In 1815, Rev. Robert Finley came from Kentucky, and organized the first Methodist Church -- a group of 17 men and women. They met in a log schoolhouse, on the west bank of the Big Darby Creek, one mile south of our town. However, in Winter, the mud roads were so bad, it became necessary for three families to leave this group. They were the builders of the Converse Chapel, four miles west of Plain City.
In 1820, the remaining brethren built a log church 1/2 mile south of here. It was located on the south bank of a run just across the road from the southernmost tip of the old cemetery. Because it resembled a fort, it was called the "Block Church." It was dedicated in 1821 by Rev. Russell Bigelow, first cousin of Isaac Bigelow, founder of Plain City.
By 1842, the old Block Church badly needed repairs. The more progressive brethren wanted to move into Pleasant Valley (as Plain City was once called). This matter caused much controversy. However, a group of rowdy young men quickly solved the problem. One summer night, they completely demolished one whole side of the church. So, for the next six years, the Methodists met in a frame schoolhouse on the east side of the town commons.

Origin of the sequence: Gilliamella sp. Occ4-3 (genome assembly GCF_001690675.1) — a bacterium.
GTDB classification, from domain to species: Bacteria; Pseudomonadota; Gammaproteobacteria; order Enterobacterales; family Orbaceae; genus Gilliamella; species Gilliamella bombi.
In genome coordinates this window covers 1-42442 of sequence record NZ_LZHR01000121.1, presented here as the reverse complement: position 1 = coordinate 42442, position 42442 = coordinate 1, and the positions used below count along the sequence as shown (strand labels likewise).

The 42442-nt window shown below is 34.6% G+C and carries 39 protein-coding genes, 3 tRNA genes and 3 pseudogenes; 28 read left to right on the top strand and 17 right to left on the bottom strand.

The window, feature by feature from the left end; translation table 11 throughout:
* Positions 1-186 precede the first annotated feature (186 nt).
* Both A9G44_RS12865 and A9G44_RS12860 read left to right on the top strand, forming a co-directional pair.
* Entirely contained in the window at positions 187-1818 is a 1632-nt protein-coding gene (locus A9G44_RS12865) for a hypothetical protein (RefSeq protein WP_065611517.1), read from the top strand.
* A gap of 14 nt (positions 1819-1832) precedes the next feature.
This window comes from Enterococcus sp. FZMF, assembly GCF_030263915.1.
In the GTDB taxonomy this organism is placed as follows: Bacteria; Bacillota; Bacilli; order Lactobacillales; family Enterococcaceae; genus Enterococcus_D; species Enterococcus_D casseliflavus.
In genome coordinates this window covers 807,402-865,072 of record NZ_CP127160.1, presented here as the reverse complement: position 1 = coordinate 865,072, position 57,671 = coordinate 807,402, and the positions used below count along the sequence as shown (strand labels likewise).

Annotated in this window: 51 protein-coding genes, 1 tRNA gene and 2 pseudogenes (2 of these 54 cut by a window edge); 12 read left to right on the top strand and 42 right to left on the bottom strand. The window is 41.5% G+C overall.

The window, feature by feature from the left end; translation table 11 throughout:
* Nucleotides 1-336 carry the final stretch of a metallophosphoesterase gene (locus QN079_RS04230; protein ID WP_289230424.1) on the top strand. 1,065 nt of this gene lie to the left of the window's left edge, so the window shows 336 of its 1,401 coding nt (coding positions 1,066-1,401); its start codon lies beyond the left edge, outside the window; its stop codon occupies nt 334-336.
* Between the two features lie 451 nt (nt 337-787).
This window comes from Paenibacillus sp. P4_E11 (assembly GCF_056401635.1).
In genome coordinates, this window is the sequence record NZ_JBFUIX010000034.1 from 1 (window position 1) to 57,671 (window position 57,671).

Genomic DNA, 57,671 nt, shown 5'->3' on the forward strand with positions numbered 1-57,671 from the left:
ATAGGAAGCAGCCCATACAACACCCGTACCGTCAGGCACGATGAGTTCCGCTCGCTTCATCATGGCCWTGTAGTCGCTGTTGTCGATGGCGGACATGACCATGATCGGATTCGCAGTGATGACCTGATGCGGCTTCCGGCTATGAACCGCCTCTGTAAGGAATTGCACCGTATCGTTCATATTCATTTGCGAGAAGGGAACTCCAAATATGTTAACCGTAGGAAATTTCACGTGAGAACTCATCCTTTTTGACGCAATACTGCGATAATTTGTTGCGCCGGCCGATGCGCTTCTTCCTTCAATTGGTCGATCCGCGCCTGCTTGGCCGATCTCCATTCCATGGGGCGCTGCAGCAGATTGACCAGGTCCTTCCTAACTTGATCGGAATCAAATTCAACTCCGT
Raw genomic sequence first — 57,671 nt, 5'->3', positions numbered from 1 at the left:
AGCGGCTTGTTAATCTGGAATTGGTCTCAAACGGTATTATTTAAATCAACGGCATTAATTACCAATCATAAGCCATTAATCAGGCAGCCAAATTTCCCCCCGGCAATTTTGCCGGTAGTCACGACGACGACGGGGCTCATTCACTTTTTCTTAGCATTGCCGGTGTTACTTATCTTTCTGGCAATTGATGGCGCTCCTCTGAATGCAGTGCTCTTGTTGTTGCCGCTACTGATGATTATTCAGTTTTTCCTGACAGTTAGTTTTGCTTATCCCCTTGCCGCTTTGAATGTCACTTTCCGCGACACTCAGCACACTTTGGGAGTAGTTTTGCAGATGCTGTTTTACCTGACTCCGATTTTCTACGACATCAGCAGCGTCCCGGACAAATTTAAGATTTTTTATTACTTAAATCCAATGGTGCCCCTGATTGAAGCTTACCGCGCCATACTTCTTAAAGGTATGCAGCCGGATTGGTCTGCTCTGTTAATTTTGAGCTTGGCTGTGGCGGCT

In the 1870's the Converse Chapel voted to unite with the Plain City Methodists. So, in 1875, Rev. Benjamin Tressenrider initiated the building of the "Little Red Brick" on this site. Total cost was $4,500.00. Six years later, a red brick parsonage was completed.
Now, "believe it or not", it was the ladies who instigated the building of our present day church. For ten years, the Ladies Auxiliary labored long and hard to raise the first $2,000.00. When Rev. N. A. Palmer arrived in 1900, he promoted the building of this edifice. His motto was, "Everyone should have a brick in the wall."
The cornerstone was laid September 11, 1901 and bears the dates of Plain City's four Methodist Churches: 1820, 1851, 1876 and 1901.
Time marches on! But even today, dedicated people are carrying on the work of our pioneer ancestors.